Fight the scammers. Don't respond
Fight the scammers. Don't respond. Fraud Awareness Week 3-10 March 2008. Fraud Awareness Week 3-10 March 2008
Fraud Awareness Week starts today and the Commerce Commission and the Ministry of Consumer Affairs are warning consumers that scammers are out to seduce and deceive them.
Fraud Awareness Week 2008 aims to raise New Zealander's awareness about scams, how they can spot and report scams and how they can protect themselves and others from scams.
"Scammers use every trick in the book to get you to part with your money and personal details," says Deborah Battell, Commerce Commission Acting General Manager.
Seduction scams involve great offers that will never deliver what they promise, whether it's easy money, great prizes or true love. They look too good to be true, because they are.
Deception scams work because scammers pretend to be from legitimate banks or businesses, asking for personal information, so they can steal your money and your identity.
"Scams work because they look like the real thing and they can be hard to spot. Scammers are manipulative - they push your buttons to get the response they want," says Liz MacPherson, General Manager, Ministry of Consumer Affairs.
By using new technology and clever techniques scammers are constantly finding new ways to contact and deceive consumers.
"Never give a scammer a chance. Consumers can protect themselves. If in doubt, don't respond," says Liz MacPherson.
Every year thousands of New Zealanders are targeted by scammers. Most scams originate from outside New Zealand and target millions of consumers worldwide. They often use spam tactics, sending their offers by email, text, phone or letters, to target widely and globally.
"Once money is sent overseas it is virtually impossible to recover. This is why education and prevention strategies are currently the most effective way to deal with scams," says Deborah Battell. "but scammers should be aware that, internationally, enforcement agencies are working together to track them down and stop these schemes."
During Fraud Awareness Week 2008 the new, improved SCAMwatch website, with updated, more in-depth information is being launched. SCAMwatch is designed by the Ministry of Consumer Affairs to help consumers protect themselves and others from being scammed.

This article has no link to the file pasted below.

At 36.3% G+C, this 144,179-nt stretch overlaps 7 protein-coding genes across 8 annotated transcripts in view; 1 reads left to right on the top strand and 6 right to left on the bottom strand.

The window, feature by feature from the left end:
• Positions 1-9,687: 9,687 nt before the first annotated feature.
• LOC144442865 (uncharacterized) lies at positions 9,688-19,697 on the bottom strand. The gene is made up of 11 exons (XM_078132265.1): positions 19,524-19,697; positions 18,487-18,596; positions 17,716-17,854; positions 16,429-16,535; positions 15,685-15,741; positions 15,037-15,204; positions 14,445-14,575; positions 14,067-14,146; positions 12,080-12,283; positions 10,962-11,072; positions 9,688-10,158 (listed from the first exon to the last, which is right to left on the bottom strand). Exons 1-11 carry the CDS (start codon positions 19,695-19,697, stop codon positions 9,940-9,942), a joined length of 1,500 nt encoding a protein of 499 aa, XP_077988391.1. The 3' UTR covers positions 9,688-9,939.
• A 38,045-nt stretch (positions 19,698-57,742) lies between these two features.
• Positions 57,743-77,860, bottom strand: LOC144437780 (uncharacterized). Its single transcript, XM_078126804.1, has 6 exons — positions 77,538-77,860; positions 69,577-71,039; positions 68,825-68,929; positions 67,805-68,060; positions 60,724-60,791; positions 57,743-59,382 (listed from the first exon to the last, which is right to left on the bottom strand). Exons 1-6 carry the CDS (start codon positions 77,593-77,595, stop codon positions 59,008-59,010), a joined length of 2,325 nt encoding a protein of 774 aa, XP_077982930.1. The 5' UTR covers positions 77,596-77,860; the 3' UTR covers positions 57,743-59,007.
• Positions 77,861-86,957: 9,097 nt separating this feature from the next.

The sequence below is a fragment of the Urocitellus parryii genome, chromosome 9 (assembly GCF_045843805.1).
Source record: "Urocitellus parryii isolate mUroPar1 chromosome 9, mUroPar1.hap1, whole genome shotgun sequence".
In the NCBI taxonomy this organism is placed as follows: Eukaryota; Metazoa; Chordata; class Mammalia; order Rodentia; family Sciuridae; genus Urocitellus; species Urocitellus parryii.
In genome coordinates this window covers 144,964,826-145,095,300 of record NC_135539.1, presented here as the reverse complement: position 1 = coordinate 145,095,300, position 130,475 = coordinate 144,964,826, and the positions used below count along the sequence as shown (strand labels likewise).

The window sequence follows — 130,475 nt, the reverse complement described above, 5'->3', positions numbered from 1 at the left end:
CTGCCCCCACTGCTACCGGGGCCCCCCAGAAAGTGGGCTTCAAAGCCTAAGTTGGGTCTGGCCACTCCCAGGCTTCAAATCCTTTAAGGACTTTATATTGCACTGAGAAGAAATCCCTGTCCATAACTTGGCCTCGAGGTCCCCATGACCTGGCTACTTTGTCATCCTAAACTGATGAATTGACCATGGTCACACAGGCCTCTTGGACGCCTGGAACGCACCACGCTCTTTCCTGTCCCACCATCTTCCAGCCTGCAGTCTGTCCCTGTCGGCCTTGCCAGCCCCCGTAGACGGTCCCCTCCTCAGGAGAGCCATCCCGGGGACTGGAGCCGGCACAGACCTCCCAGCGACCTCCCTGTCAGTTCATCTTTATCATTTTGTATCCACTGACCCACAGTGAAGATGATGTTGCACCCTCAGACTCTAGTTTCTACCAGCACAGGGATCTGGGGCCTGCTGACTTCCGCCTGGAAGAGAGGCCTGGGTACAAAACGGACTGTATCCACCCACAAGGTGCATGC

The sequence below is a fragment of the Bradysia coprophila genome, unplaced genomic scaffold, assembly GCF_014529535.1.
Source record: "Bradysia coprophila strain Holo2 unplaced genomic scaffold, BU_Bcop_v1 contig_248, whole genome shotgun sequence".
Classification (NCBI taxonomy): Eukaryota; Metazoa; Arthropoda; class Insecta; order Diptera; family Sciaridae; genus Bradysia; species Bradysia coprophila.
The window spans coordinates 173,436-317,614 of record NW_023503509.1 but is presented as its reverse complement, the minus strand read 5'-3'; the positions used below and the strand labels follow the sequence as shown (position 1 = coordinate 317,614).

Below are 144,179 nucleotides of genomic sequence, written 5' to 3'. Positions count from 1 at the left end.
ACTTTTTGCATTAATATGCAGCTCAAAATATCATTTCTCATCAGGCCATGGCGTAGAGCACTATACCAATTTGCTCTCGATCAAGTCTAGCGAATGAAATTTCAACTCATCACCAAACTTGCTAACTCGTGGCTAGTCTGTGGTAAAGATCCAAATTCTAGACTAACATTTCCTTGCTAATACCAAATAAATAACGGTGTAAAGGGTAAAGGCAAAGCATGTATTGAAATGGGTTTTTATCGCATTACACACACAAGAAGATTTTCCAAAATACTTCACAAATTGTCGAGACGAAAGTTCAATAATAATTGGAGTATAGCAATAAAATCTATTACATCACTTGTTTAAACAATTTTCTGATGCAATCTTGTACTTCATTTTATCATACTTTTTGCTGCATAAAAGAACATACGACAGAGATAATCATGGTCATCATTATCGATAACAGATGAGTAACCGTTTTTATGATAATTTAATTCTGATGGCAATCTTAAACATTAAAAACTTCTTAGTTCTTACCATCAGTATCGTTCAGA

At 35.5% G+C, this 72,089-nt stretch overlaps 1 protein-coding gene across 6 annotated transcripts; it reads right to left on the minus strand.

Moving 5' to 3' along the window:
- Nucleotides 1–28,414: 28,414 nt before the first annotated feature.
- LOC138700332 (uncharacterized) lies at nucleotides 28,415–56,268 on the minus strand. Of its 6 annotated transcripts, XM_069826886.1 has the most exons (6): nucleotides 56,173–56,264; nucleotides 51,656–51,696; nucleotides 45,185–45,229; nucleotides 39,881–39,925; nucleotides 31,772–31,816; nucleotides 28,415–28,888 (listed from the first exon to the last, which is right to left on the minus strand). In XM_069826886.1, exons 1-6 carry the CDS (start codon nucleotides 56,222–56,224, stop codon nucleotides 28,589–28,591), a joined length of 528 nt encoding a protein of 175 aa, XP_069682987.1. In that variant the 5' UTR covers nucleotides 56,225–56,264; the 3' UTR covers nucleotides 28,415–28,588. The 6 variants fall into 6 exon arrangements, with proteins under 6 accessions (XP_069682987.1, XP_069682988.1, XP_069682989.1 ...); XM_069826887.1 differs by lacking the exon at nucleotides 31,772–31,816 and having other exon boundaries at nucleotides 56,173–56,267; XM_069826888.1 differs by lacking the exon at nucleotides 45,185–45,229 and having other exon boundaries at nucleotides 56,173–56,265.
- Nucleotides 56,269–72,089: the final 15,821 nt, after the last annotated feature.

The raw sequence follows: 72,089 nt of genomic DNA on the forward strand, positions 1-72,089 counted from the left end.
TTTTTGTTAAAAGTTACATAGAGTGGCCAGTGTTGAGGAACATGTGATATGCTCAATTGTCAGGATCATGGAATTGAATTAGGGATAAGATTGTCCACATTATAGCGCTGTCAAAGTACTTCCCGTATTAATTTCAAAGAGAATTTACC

Liz MacPherson's and Deb Battell's advice is "Fight the scammers. Don't respond."
Fraud Awareness Week initiatives are part of a worldwide effort by the International Consumer Protection and Enforcement Network.
In Australia and New Zealand, initiatives are run under the umbrella of the Australasian Consumer Fraud Taskforce (ACFT). The ACFT was established in March 2005 and comprises 19 trans-Tasman government regulatory agencies and departments. The Ministry of Consumer Affairs and the Commerce Commission are members of the ACFT and coordinate the New Zealand initiative, with a number of other organisations that undertake their own action in parallel.
Fraud Awareness Week 2008 is supported by agencies including the: • Banking Ombudsman • Department of Internal Affairs • Inland Revenue Department • NZ Police • Ministry of Economic Development • Privacy Commissioner • Securities Commission • Serious Fraud Office.
In 2008, a number of private organisations are also supporting Fraud Awareness Week, by undertaking fraud awareness activities and action to coincide with the week. These organisations are:
Telecommunications: Telecom, Telstra Clear, Vodafone New Zealand.
Banking: New Zealand Bankers Association, Visa New Zealand.
Other sectors: Netsafe, Symantec, TradeMe, Western Union.
Australasian Consumer Fraud Taskforce 2008 survey – The Australasian Consumer Fraud Taskforce is again running a survey to find out about any scams that consumers have received and how they have responded to them. Gathering this information will help to improve the detection and prevention of scams.
Consumers can fill out the ACFT 2008 scams survey on the Australian Institute of Criminology website at http://www.aic.gov.au/research/fraud/acft/survey.html
Consumers who think they've spotted a scam can get more information and report them on the Scamwatch website at www.scamwatch.govt.nz
Consumers can also contact the Commerce Commission to report New Zealand based scams and possible breaches of the Fair Trading Act by calling 0800 943 600, emailing firstname.lastname@example.org or via their website www.comcom.govt.nz